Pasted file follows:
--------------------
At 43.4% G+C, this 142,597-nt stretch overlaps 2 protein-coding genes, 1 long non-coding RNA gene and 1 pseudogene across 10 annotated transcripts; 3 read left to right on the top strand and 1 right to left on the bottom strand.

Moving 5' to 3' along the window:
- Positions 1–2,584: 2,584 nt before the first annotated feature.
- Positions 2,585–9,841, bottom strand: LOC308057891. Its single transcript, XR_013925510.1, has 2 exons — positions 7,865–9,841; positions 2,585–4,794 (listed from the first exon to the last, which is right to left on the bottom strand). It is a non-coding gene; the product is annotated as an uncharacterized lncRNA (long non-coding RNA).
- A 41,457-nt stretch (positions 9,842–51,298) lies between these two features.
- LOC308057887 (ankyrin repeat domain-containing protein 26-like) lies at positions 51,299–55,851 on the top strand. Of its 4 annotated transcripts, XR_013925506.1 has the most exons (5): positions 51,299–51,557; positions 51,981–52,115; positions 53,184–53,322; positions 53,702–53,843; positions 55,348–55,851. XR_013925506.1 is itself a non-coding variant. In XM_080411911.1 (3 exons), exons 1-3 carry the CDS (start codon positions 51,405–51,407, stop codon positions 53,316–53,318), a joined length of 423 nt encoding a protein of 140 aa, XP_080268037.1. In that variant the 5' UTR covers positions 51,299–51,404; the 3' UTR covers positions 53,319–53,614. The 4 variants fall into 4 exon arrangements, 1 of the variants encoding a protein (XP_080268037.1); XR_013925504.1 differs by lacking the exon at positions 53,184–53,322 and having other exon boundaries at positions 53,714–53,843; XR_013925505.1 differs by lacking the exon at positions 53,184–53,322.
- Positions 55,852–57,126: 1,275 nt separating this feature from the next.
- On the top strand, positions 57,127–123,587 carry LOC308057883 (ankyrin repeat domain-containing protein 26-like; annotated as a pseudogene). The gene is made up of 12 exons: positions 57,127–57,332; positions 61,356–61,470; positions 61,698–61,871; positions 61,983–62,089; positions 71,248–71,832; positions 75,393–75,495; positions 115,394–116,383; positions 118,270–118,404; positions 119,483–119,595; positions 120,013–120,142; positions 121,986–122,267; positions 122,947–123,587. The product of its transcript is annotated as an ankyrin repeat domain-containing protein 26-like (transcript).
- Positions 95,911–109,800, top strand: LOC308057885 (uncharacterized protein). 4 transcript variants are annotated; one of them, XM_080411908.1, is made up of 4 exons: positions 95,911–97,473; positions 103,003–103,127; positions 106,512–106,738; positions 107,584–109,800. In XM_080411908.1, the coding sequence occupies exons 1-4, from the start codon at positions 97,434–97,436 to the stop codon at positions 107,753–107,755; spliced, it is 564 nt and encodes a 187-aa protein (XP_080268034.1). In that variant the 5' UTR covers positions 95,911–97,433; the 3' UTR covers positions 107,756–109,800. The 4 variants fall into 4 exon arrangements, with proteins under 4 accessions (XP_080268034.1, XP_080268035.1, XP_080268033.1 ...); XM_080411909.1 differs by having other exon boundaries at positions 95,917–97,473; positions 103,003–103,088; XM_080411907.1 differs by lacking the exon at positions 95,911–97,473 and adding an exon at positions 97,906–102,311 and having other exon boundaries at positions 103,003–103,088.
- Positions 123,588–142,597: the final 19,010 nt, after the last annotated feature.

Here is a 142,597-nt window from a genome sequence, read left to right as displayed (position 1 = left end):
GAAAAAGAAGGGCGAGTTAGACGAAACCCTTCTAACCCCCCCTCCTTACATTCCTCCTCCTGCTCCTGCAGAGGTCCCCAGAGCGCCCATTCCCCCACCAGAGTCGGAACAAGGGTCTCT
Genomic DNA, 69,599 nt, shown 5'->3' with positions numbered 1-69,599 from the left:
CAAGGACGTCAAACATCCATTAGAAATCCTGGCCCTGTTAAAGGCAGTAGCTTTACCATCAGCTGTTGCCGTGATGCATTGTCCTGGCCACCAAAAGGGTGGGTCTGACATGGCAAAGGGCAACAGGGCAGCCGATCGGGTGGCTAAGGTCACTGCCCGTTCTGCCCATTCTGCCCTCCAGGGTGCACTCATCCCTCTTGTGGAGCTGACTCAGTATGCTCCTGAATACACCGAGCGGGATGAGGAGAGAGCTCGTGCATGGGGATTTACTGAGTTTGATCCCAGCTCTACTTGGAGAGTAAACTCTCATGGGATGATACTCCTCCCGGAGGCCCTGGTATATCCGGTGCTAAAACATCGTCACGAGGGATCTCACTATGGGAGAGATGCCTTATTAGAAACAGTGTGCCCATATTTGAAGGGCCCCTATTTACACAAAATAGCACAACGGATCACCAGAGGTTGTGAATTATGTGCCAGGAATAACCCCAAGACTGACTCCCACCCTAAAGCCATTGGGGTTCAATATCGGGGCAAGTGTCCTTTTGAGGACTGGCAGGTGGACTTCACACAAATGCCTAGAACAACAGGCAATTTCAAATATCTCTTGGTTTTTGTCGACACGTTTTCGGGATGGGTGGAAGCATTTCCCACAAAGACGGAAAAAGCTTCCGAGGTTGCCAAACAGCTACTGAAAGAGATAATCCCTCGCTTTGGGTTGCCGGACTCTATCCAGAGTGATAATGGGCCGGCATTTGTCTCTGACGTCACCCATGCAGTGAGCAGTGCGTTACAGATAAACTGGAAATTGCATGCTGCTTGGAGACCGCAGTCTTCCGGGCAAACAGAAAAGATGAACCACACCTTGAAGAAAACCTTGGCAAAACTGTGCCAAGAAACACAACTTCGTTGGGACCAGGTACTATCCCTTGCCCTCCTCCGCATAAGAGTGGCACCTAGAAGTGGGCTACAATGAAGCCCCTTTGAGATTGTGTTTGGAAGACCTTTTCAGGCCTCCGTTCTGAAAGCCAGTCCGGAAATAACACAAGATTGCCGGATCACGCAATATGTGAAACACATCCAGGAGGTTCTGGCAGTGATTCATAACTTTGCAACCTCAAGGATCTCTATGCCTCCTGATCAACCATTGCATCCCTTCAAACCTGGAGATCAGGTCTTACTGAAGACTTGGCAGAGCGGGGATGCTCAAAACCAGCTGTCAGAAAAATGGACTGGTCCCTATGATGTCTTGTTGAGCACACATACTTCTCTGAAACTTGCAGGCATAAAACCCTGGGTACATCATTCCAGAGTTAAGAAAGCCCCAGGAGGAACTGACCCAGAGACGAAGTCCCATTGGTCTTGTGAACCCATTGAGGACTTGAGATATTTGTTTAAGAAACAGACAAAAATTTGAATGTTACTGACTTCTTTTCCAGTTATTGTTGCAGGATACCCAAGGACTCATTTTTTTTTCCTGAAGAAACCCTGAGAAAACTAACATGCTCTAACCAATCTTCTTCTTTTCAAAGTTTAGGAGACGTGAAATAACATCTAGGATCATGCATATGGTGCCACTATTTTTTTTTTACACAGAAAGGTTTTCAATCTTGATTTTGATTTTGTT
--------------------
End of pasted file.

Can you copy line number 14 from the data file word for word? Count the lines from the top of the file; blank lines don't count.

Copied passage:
CAAGGACGTCAAACATCCATTAGAAATCCTGGCCCTGTTAAAGGCAGTAGCTTTACCATCAGCTGTTGCCGTGATGCATTGTCCTGGCCACCAAAAGGGTGGGTCTGACATGGCAAAGGGCAACAGGGCAGCCGATCGGGTGGCTAAGGTCACTGCCCGTTCTGCCCATTCTGCCCTCCAGGGTGCACTCATCCCTCTTGTGGAGCTGACTCAGTATGCTCCTGAATACACCGAGCGGGATGAGGAGAGAGCTCGTGCATGGGGATTTACTGAGTTTGATCCCAGCTCTACTTGGAGAGTAAACTCTCATGGGATGATACTCCTCCCGGAGGCCCTGGTATATCCGGTGCTAAAACATCGTCACGAGGGATCTCACTATGGGAGAGATGCCTTATTAGAAACAGTGTGCCCATATTTGAAGGGCCCCTATTTACACAAAATAGCACAACGGATCACCAGAGGTTGTGAATTATGTGCCAGGAATAACCCCAAGACTGACTCCCACCCTAAAGCCATTGGGGTTCAATATCGGGGCAAGTGTCCTTTTGAGGACTGGCAGGTGGACTTCACACAAATGCCTAGAACAACAGGCAATTTCAAATATCTCTTGGTTTTTGTCGACACGTTTTCGGGATGGGTGGAAGCATTTCCCACAAAGACGGAAAAAGCTTCCGAGGTTGCCAAACAGCTACTGAAAGAGATAATCCCTCGCTTTGGGTTGCCGGACTCTATCCAGAGTGATAATGGGCCGGCATTTGTCTCTGACGTCACCCATGCAGTGAGCAGTGCGTTACAGATAAACTGGAAATTGCATGCTGCTTGGAGACCGCAGTCTTCCGGGCAAACAGAAAAGATGAACCACACCTTGAAGAAAACCTTGGCAAAACTGTGCCAAGAAACACAACTTCGTTGGGACCAGGTACTATCCCTTGCCCTCCTCCGCATAAGAGTGGCACCTAGAAGTGGGCTACAATGAAGCCCCTTTGAGATTGTGTTTGGAAGACCTTTTCAGGCCTCCGTTCTGAAAGCCAGTCCGGAAATAACACAAGATTGCCGGATCACGCAATATGTGAAACACATCCAGGAGGTTCTGGCAGTGATTCATAACTTTGCAACCTCAAGGATCTCTATGCCTCCTGATCAACCATTGCATCCCTTCAAACCTGGAGATCAGGTCTTACTGAAGACTTGGCAGAGCGGGGATGCTCAAAACCAGCTGTCAGAAAAATGGACTGGTCCCTATGATGTCTTGTTGAGCACACATACTTCTCTGAAACTTGCAGGCATAAAACCCTGGGTACATCATTCCAGAGTTAAGAAAGCCCCAGGAGGAACTGACCCAGAGACGAAGTCCCATTGGTCTTGTGAACCCATTGAGGACTTGAGATATTTGTTTAAGAAACAGACAAAAATTTGAATGTTACTGACTTCTTTTCCAGTTATTGTTGCAGGATACCCAAGGACTCATTTTTTTTTCCTGAAGAAACCCTGAGAAAACTAACATGCTCTAACCAATCTTCTTCTTTTCAAAGTTTAGGAGACGTGAAATAACATCTAGGATCATGCATATGGTGCCACTATTTTTTTTTTACACAGAAAGGTTTTCAATCTTGATTTTGATTTTGTT